It is nearly impossible for a tale to be passed down generations and still stay the same. The fairy tale “Cinderella” told by the Grimm brothers is almost 206 years old, and differences can be seen between the modern “Cinderella” story and the original. In “Cinderella,” by Jacob and Wilhelm Grimm, a young girl named Cinderella is treated like a servant by her family. Luckily she is gifted with beautiful clothing, enabling her to attend a festival, meeting her one true love. Cinderella gets married to the prince, and the step-sisters are punished by getting pecked in the eyes by birds.
Many girls dream of their knight in shining armor, a perfect wedding, and a happily ever after ending. Disney princesses give them hope to find love and happiness along with emphasizing their want for the beauty and grace princesses illustrate. Authors of “Cinderella and Princess Culture” and “The Princess Paradox,” Peggy Orenstein and James Poniewozik respectively, agree that most girls like princesses. However, these articles convey differing parental opinions on lessons girls learn from princesses and the unfavorable effects this has at their young age. Orenstein describes her negative views on princesses through her experiences with her daughter and the knowledge of Andy Mooney’s business decisions on princesses.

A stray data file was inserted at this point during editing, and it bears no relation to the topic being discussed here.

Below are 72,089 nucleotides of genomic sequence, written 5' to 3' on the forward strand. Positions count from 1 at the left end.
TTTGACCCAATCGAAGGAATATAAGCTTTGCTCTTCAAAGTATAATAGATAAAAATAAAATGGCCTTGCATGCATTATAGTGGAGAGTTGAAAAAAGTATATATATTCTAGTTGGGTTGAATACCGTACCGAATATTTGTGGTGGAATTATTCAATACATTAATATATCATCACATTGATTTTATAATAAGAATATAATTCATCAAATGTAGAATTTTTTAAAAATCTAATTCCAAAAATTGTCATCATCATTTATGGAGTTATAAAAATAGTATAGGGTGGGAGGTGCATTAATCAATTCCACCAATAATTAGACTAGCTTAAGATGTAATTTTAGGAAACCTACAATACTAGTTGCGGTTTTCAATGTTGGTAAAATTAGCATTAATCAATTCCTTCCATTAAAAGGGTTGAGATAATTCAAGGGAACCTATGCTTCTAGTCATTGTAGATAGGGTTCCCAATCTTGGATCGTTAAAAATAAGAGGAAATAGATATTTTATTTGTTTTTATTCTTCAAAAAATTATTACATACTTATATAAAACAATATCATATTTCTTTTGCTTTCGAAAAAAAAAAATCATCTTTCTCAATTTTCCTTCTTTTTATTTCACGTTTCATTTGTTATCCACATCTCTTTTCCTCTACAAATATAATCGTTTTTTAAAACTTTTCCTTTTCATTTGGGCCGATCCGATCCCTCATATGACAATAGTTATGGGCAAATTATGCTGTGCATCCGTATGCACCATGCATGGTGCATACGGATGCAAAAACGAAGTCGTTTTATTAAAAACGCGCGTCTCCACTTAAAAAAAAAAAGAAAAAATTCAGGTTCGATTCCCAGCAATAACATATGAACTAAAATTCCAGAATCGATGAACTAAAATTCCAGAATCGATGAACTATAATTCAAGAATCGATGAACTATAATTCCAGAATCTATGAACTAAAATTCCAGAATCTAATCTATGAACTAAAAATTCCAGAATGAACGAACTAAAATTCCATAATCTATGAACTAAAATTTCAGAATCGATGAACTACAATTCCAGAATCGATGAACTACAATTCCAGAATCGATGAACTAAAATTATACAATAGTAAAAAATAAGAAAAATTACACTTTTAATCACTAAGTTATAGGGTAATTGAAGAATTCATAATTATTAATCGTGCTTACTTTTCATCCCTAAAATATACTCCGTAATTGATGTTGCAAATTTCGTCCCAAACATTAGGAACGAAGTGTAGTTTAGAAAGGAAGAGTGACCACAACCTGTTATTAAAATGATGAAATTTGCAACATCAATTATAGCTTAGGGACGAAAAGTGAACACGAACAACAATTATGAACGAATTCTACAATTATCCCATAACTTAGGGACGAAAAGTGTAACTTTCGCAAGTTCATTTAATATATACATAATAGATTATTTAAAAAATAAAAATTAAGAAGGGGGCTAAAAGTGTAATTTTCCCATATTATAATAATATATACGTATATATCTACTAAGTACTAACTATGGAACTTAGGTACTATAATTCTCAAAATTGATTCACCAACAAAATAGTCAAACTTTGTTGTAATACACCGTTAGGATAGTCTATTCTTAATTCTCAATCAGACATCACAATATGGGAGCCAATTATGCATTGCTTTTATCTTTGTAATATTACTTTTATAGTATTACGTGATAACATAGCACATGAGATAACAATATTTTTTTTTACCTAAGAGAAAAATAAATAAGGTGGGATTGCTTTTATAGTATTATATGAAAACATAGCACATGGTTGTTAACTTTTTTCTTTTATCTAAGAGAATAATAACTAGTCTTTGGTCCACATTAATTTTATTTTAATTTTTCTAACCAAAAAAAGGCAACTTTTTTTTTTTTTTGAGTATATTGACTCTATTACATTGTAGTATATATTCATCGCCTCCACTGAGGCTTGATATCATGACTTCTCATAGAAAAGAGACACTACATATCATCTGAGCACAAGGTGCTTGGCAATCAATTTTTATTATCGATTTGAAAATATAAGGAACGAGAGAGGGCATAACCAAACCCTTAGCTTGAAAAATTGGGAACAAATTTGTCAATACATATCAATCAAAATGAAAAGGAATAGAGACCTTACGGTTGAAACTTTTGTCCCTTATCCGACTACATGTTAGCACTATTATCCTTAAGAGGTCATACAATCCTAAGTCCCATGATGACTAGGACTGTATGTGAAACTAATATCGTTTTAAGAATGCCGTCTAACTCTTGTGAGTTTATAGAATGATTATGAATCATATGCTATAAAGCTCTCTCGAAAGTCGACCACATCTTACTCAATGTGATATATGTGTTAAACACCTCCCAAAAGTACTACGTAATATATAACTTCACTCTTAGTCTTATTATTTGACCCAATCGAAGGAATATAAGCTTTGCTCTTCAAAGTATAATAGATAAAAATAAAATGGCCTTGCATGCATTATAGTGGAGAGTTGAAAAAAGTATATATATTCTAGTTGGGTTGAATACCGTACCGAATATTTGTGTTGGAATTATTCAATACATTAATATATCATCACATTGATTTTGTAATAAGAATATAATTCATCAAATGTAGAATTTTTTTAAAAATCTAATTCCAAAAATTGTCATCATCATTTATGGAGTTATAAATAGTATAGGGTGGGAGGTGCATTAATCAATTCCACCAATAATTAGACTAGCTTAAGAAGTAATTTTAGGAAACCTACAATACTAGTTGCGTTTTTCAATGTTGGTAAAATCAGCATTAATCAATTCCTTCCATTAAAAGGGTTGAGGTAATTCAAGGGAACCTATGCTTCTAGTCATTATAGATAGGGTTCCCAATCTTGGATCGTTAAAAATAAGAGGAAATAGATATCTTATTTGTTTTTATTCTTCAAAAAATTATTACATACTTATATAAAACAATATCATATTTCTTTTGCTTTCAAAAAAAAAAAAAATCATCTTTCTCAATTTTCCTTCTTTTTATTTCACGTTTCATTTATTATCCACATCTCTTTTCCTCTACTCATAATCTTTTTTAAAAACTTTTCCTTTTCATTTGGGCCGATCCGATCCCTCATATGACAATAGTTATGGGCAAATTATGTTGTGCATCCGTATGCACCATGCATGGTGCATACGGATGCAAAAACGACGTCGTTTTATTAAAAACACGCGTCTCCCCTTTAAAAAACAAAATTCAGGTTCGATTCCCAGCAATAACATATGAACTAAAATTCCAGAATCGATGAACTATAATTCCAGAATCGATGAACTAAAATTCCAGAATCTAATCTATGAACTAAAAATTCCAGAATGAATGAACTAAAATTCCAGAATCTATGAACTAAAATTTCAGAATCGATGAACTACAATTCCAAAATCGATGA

Disney even designated specific body figures and movements for Cinderella aside from her stepmother and stepsisters. According to the article, “Somatexts at the Disney Shop” by Elizabeth Bell, “The language of ballet, and its coded conventions for spectatorship of “high” art, are embedded in the bodies of young Disney women.”. This well represents how Disney cinema agreed with the patriarchal gender schema. Ballet, one of the most beautiful forms of art, was used to construct the most feminine-like Disney princesses to normalize the denial of women dominance. High class protagonists like Lady Tremaine and Cinderella’s evil stepsisters, “are animated as antitheses to correct dance carriage and movement.